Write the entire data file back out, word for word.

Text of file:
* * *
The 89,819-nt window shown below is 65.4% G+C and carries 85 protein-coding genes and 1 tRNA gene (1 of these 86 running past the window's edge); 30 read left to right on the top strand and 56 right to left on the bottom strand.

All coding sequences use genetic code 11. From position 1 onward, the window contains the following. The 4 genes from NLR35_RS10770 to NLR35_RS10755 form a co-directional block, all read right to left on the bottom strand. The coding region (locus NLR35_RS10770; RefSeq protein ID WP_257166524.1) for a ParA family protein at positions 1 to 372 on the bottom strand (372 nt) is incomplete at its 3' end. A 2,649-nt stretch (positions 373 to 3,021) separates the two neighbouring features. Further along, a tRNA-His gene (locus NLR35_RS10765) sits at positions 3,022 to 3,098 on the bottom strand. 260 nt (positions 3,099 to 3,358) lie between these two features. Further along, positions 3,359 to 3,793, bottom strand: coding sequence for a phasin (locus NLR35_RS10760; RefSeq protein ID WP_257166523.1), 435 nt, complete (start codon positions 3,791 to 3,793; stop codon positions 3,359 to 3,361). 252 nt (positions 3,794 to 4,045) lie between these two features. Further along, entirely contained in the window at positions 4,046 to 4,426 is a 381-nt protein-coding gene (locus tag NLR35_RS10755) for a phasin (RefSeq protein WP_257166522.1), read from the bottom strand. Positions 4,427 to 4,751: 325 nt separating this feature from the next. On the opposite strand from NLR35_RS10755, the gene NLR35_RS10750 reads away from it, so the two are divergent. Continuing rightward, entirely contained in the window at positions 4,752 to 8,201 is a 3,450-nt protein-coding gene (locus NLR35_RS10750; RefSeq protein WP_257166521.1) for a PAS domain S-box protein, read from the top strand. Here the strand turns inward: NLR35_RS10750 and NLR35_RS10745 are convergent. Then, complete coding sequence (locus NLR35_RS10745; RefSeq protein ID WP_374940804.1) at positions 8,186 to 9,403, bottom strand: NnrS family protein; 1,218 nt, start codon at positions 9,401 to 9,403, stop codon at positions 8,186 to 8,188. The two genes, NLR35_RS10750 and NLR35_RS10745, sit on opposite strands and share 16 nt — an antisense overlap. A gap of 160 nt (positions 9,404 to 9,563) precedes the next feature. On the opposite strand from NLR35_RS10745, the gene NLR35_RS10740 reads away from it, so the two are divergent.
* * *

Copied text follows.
The 89,819-nt window shown below is 65.4% G+C and carries 85 protein-coding genes and 1 tRNA gene (1 of these 86 running past the window's edge); 30 read left to right on the top strand and 56 right to left on the bottom strand.

All coding sequences use genetic code 11. From position 1 onward, the window contains the following. The 4 genes from NLR35_RS10770 to NLR35_RS10755 form a co-directional block, all read right to left on the bottom strand. The coding region (locus NLR35_RS10770; RefSeq protein ID WP_257166524.1) for a ParA family protein at positions 1 to 372 on the bottom strand (372 nt) is incomplete at its 3' end. A 2,649-nt stretch (positions 373 to 3,021) separates the two neighbouring features. Further along, a tRNA-His gene (locus NLR35_RS10765) sits at positions 3,022 to 3,098 on the bottom strand. 260 nt (positions 3,099 to 3,358) lie between these two features. Further along, positions 3,359 to 3,793, bottom strand: coding sequence for a phasin (locus NLR35_RS10760; RefSeq protein ID WP_257166523.1), 435 nt, complete (start codon positions 3,791 to 3,793; stop codon positions 3,359 to 3,361). 252 nt (positions 3,794 to 4,045) lie between these two features. Further along, entirely contained in the window at positions 4,046 to 4,426 is a 381-nt protein-coding gene (locus tag NLR35_RS10755) for a phasin (RefSeq protein WP_257166522.1), read from the bottom strand. Positions 4,427 to 4,751: 325 nt separating this feature from the next. On the opposite strand from NLR35_RS10755, the gene NLR35_RS10750 reads away from it, so the two are divergent. Continuing rightward, entirely contained in the window at positions 4,752 to 8,201 is a 3,450-nt protein-coding gene (locus NLR35_RS10750; RefSeq protein WP_257166521.1) for a PAS domain S-box protein, read from the top strand. Here the strand turns inward: NLR35_RS10750 and NLR35_RS10745 are convergent. Then, complete coding sequence (locus NLR35_RS10745; RefSeq protein ID WP_374940804.1) at positions 8,186 to 9,403, bottom strand: NnrS family protein; 1,218 nt, start codon at positions 9,401 to 9,403, stop codon at positions 8,186 to 8,188. The two genes, NLR35_RS10750 and NLR35_RS10745, sit on opposite strands and share 16 nt — an antisense overlap. A gap of 160 nt (positions 9,404 to 9,563) precedes the next feature. On the opposite strand from NLR35_RS10745, the gene NLR35_RS10740 reads away from it, so the two are divergent.